May 13, 2011 – After two years of dangerous discussion, the current parliamentary session in Uganda closed today without a vote on the “anti-homosexuality” bill. The coordinator of the civil society coalition opposing the bill, Adrian Jjuuko, put it this way: “The Ugandan parliament has closed today. . . . Thus the Anti-Homosexuality Bill has to be reintroduced in the new parliament and the whole process to begin all over again. Thank you all for the efforts and solidarity in fighting this ominous bill. The struggle may have to begin all over again, but for now, the process is over.”
Uganda’s Anti-Homosexuality Bill was introduced in 2009. It was an affront to the lives and dignity of lesbian, gay, bisexual and transgender (LGBT) Ugandans and a threat to democracy and human rights throughout the country. Indeed, it was the most extreme attempt by any country anywhere to criminalize same-sex relations and relationships, even imposing the death penalty in certain cases. It also would have criminalized those who provide assistance to LGBT citizens, including medical professionals, family members, pastors or civil society organizations that support the fundamental rights of the country’s LGBT community.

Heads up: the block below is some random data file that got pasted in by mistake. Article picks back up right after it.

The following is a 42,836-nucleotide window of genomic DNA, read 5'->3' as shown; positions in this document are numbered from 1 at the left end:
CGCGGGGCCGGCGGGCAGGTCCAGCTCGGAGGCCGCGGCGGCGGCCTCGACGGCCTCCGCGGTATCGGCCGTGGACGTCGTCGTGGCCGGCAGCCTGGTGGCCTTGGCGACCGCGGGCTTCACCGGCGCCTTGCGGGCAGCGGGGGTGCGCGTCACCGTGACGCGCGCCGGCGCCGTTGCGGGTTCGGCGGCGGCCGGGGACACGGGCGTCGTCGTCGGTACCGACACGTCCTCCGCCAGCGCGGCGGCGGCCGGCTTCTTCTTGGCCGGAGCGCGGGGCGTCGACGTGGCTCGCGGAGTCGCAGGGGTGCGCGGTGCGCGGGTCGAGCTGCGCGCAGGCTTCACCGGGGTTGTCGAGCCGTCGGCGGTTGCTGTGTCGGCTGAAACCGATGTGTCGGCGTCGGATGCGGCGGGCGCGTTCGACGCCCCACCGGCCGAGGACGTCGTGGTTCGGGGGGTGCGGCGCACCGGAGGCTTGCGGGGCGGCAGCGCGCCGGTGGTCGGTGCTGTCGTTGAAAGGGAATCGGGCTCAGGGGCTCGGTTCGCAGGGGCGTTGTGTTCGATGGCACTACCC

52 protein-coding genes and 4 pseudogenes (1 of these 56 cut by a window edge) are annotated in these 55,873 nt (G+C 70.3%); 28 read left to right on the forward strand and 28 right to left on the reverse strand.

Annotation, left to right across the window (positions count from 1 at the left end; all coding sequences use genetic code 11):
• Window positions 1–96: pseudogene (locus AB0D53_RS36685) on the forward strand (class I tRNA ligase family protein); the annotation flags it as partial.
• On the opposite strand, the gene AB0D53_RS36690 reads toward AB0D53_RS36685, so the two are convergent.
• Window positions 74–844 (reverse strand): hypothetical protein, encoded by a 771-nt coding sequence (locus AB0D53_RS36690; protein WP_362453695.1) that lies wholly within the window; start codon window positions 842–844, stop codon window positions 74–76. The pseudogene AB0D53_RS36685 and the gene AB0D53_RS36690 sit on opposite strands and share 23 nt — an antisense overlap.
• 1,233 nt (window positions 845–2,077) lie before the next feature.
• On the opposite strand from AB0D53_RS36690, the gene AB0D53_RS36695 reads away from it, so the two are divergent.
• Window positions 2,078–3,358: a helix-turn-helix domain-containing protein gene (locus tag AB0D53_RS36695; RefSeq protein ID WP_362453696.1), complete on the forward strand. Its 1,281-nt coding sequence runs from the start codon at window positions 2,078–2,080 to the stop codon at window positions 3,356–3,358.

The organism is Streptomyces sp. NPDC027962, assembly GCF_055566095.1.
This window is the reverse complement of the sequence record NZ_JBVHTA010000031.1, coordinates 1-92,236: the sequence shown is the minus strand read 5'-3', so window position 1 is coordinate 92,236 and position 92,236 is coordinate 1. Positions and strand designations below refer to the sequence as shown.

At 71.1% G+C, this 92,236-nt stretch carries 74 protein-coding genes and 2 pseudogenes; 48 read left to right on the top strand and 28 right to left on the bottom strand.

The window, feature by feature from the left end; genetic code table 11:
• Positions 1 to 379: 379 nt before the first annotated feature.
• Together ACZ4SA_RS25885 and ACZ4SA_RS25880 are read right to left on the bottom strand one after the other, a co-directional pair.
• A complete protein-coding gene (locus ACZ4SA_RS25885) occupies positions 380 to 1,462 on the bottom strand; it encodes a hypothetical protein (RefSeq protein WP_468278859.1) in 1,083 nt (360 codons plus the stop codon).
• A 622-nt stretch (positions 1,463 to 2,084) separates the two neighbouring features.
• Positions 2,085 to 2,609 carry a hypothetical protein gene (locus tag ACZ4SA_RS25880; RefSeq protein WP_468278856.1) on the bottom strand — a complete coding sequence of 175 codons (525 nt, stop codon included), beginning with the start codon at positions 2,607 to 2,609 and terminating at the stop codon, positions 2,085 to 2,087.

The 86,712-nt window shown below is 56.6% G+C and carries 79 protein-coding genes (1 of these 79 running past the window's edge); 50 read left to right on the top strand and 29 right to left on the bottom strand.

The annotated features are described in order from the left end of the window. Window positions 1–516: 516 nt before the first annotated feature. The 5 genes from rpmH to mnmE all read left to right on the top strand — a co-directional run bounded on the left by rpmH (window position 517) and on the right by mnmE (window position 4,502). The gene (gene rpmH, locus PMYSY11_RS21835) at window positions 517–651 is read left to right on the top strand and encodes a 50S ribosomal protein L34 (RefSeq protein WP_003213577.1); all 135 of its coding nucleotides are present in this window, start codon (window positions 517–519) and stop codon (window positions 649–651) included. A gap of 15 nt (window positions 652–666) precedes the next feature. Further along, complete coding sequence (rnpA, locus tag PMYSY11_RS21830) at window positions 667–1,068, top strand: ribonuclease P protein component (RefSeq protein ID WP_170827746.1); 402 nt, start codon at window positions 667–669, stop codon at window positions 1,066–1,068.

A broad coalition of human rights leaders in Uganda came together to denounce the bill, insisting that it was a backward-looking attempt to divert attention away from growing civil unrest in the country, and from the alarming violence unleashed by the authorities in recent weeks to suppress peaceful protests. Uganda’s own Human Rights Commission called the bill unconstitutional and inconsistent with the country’s human rights obligations.
The bill could be introduced in the next parliament, which convenes later this month. And although never adopted, the debate around it has already created an atmosphere of extreme hostility and led to acts of targeted violence against LGBT citizens. But for now, the brave civil society leaders who stood up to oppose the bill should take pride in their work to protect human rights for all Ugandans. We are also grateful for the committed response of U.S. foreign policy leaders in the White House, the State Department and Congress who have engaged in a dialogue with Ugandan authorities for nearly two years to highlight the harms caused by this proposal.